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City of Niagara Falls budget cuts homeowners taxes, raises business taxes

NIAGARA FALLS - After a series of budget hearings to cut some expenses from the 2017 Niagara Falls budget, city homeowners will see a budget that cuts taxes by two percent for homeowners and increases taxes for businesses by three percent.

  • The homestead rate will decrease from $17.98 to $17.56, per $1,000 of assessed valuation, down two percent.
  • The non-homestead rate (for businesses) will increase from $32.55 to $33.81 per $1,000 of assessed valuation, up three percent,
  • The total tax levy is up 1.3 percent.
  • The 2016 budget was $88.8 million and the new 2017 budget is $90.4 million, up $1.6 million.

City Council members held a series of budget amendment sessions throughout November to cut Mayor Paul A. Dyster's proposed $91 million budget.

Although a majority of councilors had a lofty goal of trimming the budget by $1 million, the final tally, after more than 60 resolutions were discussed, resulted in about $500,000 in cuts.

Notably cut were ten of thousands of dollars in stipends and raises, including proposed raises for a special assistant, which would have raised the current salary by $17,460 up to $58,000 as well as a proposed $10,000 raise for the city administrator, which would have raised Nick Melson's salary from $75,000 to $85,000.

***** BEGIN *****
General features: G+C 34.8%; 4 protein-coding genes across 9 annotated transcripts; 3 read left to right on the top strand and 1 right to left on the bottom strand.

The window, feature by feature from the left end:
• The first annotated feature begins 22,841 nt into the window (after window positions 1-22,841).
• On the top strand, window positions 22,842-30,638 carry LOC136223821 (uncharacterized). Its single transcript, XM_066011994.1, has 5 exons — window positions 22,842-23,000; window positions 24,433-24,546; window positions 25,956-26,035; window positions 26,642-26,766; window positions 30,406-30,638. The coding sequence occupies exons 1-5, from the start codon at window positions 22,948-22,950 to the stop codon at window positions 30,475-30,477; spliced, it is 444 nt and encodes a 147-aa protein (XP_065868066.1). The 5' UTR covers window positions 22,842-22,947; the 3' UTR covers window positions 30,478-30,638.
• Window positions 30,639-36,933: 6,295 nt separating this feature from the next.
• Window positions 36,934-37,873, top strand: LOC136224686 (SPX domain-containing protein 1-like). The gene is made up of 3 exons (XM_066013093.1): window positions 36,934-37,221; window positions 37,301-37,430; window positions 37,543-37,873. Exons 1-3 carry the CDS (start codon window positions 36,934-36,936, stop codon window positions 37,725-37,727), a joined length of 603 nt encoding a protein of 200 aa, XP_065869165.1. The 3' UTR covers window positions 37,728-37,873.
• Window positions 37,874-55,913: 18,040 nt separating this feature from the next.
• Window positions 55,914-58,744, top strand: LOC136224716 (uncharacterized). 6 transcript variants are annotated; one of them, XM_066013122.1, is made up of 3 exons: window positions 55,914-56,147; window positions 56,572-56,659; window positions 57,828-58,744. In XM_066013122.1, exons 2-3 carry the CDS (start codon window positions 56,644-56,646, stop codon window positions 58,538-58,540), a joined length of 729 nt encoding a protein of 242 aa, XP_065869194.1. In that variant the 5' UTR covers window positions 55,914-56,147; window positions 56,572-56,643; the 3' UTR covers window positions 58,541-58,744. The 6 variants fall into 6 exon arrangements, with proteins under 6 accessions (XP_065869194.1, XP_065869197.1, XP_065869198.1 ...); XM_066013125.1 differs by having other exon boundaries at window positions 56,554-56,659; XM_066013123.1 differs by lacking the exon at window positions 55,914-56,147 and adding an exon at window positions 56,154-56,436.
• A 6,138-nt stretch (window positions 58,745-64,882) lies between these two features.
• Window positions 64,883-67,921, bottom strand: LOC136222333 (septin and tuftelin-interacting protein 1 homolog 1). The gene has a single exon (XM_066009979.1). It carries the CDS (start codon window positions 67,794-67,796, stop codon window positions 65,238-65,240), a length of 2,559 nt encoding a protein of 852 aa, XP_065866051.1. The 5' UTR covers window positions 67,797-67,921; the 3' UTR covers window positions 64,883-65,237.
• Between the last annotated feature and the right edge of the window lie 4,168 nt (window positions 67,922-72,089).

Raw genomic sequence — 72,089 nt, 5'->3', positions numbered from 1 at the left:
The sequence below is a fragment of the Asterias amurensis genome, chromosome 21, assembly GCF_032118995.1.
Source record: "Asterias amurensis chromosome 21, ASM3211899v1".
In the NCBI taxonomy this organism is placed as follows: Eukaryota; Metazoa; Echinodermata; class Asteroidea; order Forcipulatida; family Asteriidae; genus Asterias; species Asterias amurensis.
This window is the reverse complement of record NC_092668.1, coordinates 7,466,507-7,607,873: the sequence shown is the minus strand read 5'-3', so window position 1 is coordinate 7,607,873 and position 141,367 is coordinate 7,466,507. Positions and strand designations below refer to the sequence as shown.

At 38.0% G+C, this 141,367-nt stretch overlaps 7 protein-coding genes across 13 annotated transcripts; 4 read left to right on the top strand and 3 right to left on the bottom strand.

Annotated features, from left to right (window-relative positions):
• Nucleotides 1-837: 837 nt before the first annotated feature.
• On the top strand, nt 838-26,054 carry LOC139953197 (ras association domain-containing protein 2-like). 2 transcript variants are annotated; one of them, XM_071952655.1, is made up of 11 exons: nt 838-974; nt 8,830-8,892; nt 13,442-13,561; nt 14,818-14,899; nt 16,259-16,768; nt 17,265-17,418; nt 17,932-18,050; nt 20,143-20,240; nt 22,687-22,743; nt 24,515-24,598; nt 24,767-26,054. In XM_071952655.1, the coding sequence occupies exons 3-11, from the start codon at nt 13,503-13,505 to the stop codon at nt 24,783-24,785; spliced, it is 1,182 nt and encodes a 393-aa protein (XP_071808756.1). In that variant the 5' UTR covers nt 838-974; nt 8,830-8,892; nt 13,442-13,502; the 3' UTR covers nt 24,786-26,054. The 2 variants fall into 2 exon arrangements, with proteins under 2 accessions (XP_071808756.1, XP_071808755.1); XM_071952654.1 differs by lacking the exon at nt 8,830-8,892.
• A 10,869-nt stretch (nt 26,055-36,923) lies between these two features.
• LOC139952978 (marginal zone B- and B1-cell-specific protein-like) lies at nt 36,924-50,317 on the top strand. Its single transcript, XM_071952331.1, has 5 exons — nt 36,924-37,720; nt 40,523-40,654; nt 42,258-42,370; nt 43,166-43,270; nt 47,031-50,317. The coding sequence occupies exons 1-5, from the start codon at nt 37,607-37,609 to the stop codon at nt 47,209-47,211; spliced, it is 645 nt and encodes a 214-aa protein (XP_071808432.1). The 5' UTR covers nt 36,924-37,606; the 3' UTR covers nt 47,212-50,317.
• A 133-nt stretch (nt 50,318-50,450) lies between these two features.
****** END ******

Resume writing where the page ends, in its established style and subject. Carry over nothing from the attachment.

Dyster, who had the option to veto the proposed cuts, did not override the City Council's actions and instead announced the budget process complete last week.

On Monday, following the City Council meeting, City Council President Andrew Touma discussed the budget.

"When we talked about a $1 million in cuts, we had the goal to save the taxpayers as much money as we could off the increase for the non-homestead (businesses). But it was determined that not all of those cuts were able to be achieved, so we compromised and came up with over $500,000 in cuts," said Touma. "We tried to squeeze in as much as we could."

He said these cuts maintain the services, without cutting jobs, decreasing the homestead rates and lowering the non-homestead rate proposed by the mayor.

The City of Niagara Falls still faced a $7 million budget deficit and will use casino dollars to close the hole. Dyster did cut the use of casino funds to pay for operating costs by $1.5 million, compared with 2016. The City Council and a financial advisory board had called for the city to wean itself off reliance on casino spending. Touma said they want to be able to take those funds out of the general fund and earmark them for economic development.

Touma said there will be more cuts to come in 2017.

"We are steadfast in our approach to cutting more expenses and cutting into that deficit we have. We already cut a half a million in the budget process, but we are going to cut more to move forward," said Touma.

 

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